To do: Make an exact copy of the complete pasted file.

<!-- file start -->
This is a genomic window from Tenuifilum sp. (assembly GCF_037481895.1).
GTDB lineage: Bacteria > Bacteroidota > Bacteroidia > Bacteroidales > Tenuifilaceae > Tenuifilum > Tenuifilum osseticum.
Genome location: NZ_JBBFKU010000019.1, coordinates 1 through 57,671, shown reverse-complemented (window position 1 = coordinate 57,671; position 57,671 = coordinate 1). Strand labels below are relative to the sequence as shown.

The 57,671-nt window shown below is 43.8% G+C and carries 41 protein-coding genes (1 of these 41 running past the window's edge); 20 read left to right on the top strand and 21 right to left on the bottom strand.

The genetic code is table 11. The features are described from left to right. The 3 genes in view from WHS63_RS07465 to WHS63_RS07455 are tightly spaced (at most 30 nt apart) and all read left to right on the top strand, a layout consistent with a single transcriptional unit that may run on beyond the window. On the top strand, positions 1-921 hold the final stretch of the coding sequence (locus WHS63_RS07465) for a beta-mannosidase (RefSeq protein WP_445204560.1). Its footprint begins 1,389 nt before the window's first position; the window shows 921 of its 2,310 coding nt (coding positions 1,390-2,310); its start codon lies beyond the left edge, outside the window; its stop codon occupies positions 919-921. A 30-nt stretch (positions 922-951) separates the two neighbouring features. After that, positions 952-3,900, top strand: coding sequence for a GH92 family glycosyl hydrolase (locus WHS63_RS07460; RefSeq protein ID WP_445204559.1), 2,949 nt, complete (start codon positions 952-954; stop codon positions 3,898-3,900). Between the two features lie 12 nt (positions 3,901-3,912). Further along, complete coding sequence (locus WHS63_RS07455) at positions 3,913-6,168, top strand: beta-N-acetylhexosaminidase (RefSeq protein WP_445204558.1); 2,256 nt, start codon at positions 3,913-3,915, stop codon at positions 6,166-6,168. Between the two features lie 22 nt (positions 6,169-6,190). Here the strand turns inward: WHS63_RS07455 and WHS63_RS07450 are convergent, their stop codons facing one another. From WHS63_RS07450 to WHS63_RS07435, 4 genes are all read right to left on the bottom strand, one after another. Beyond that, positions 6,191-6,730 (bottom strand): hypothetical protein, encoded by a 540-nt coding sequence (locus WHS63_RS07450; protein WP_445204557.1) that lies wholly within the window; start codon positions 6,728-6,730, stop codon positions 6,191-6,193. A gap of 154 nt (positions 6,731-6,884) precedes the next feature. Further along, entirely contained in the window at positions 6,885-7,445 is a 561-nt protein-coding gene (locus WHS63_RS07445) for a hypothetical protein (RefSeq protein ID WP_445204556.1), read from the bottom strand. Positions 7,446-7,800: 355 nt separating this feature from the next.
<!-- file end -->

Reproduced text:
This is a genomic window from Tenuifilum sp. (assembly GCF_037481895.1).
GTDB lineage: Bacteria > Bacteroidota > Bacteroidia > Bacteroidales > Tenuifilaceae > Tenuifilum > Tenuifilum osseticum.
Genome location: NZ_JBBFKU010000019.1, coordinates 1 through 57,671, shown reverse-complemented (window position 1 = coordinate 57,671; position 57,671 = coordinate 1). Strand labels below are relative to the sequence as shown.

The 57,671-nt window shown below is 43.8% G+C and carries 41 protein-coding genes (1 of these 41 running past the window's edge); 20 read left to right on the top strand and 21 right to left on the bottom strand.

The genetic code is table 11. The features are described from left to right. The 3 genes in view from WHS63_RS07465 to WHS63_RS07455 are tightly spaced (at most 30 nt apart) and all read left to right on the top strand, a layout consistent with a single transcriptional unit that may run on beyond the window. On the top strand, positions 1-921 hold the final stretch of the coding sequence (locus WHS63_RS07465) for a beta-mannosidase (RefSeq protein WP_445204560.1). Its footprint begins 1,389 nt before the window's first position; the window shows 921 of its 2,310 coding nt (coding positions 1,390-2,310); its start codon lies beyond the left edge, outside the window; its stop codon occupies positions 919-921. A 30-nt stretch (positions 922-951) separates the two neighbouring features. After that, positions 952-3,900, top strand: coding sequence for a GH92 family glycosyl hydrolase (locus WHS63_RS07460; RefSeq protein ID WP_445204559.1), 2,949 nt, complete (start codon positions 952-954; stop codon positions 3,898-3,900). Between the two features lie 12 nt (positions 3,901-3,912). Further along, complete coding sequence (locus WHS63_RS07455) at positions 3,913-6,168, top strand: beta-N-acetylhexosaminidase (RefSeq protein WP_445204558.1); 2,256 nt, start codon at positions 3,913-3,915, stop codon at positions 6,166-6,168. Between the two features lie 22 nt (positions 6,169-6,190). Here the strand turns inward: WHS63_RS07455 and WHS63_RS07450 are convergent, their stop codons facing one another. From WHS63_RS07450 to WHS63_RS07435, 4 genes are all read right to left on the bottom strand, one after another. Beyond that, positions 6,191-6,730 (bottom strand): hypothetical protein, encoded by a 540-nt coding sequence (locus WHS63_RS07450; protein WP_445204557.1) that lies wholly within the window; start codon positions 6,728-6,730, stop codon positions 6,191-6,193. A gap of 154 nt (positions 6,731-6,884) precedes the next feature. Further along, entirely contained in the window at positions 6,885-7,445 is a 561-nt protein-coding gene (locus WHS63_RS07445) for a hypothetical protein (RefSeq protein ID WP_445204556.1), read from the bottom strand. Positions 7,446-7,800: 355 nt separating this feature from the next.